Lactarius Fragilis has also been called the candy cap on account of its sugary odor. This diminutive forest dweller might be mistaken for a generic LBM (Little Brown Mushroom) except for its reddish - cinnamon hue, wavy cap, distictive odor and slight milky-white latex. The stem tends to become hollow in mature specimens. Once cooked or dried, it emits the pungeant scent of brown sugar and maple syrup. Although it appears to be a small, insignificant little mushroom, it tends to grow in large numbers wherever it can be found, so one can easily collect enough for a meal. I found these specimens near Douglas fir and live oak in the early winter in the Santa Cruz Mountains. Their timing was perfect for the holiday season, so they found their way into a variety of desserts and sweet dishes like yam casserole. This is one of the only mushrooms I can think of that really works in a dessert, strange as the concept may seem. Their sweet smell lingers in the house and haunts any dish they enter, a mysterious taste experience that involves the nose as much as it involves the tongue.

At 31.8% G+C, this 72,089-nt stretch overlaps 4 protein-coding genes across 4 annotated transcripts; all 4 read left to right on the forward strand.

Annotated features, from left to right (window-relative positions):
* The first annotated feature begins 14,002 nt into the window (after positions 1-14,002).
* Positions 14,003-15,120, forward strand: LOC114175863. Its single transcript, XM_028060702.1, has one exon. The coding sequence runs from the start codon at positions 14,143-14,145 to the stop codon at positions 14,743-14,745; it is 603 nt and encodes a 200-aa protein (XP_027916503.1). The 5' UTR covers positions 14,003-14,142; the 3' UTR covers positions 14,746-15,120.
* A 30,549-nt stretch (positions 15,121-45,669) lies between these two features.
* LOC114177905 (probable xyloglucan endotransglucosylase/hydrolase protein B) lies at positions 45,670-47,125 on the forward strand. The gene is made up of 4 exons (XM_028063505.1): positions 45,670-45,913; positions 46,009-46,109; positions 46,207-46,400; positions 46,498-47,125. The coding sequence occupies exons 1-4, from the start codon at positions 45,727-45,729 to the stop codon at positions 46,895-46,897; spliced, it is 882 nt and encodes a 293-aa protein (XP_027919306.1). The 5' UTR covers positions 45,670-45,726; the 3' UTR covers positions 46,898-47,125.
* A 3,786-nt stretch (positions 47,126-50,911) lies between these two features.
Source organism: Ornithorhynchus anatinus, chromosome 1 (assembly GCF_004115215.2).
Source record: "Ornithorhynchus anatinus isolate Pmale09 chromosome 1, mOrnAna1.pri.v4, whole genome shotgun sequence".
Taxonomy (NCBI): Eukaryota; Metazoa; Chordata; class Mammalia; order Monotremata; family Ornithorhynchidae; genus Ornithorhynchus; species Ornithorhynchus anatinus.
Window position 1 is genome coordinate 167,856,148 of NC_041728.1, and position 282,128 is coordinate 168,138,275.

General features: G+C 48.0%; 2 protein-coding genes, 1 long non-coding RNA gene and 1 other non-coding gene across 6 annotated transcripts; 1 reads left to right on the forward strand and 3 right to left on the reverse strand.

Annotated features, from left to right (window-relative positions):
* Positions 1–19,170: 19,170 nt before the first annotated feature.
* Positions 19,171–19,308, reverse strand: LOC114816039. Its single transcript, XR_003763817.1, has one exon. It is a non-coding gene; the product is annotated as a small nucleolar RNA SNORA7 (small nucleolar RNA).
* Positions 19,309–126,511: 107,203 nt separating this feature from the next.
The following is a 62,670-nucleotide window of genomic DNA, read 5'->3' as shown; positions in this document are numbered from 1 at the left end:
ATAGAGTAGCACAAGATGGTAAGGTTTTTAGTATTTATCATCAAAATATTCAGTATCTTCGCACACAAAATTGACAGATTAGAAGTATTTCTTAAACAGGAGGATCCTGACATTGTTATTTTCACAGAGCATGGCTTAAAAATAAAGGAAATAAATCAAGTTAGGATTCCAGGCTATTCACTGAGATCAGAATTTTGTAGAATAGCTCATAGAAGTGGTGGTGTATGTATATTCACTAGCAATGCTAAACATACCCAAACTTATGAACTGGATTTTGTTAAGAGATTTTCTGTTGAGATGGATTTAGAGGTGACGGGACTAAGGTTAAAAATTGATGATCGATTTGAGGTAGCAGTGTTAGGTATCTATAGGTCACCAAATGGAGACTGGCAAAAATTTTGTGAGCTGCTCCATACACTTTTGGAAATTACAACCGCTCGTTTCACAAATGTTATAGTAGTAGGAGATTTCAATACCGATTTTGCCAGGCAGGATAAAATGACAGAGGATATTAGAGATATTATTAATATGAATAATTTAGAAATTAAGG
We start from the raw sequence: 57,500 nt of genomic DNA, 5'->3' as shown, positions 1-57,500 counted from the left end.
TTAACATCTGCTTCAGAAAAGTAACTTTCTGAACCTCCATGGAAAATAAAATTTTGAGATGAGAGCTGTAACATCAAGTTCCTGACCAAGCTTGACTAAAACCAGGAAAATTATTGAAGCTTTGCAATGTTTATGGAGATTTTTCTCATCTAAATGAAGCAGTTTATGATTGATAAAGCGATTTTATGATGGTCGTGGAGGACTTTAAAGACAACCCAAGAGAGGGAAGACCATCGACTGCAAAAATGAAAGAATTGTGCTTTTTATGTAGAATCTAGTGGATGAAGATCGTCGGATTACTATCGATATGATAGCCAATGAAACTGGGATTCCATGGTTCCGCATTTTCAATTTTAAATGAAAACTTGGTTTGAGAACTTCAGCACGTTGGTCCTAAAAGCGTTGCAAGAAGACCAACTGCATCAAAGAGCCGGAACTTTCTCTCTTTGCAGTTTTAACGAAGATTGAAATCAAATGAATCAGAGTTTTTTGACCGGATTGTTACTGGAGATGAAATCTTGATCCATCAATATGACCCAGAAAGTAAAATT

Be careful not to confuse this mushroom with any number of other small mushrooms, especially Collybia, Cortinarius or Clitocybe species. Be sure that the latex does not stain yellw or change color. Occasionally in dry weather, the latex will be scanty, but usually the maple smell will be stronger under these conditions.
Here is a Lactarius fragilus recipe: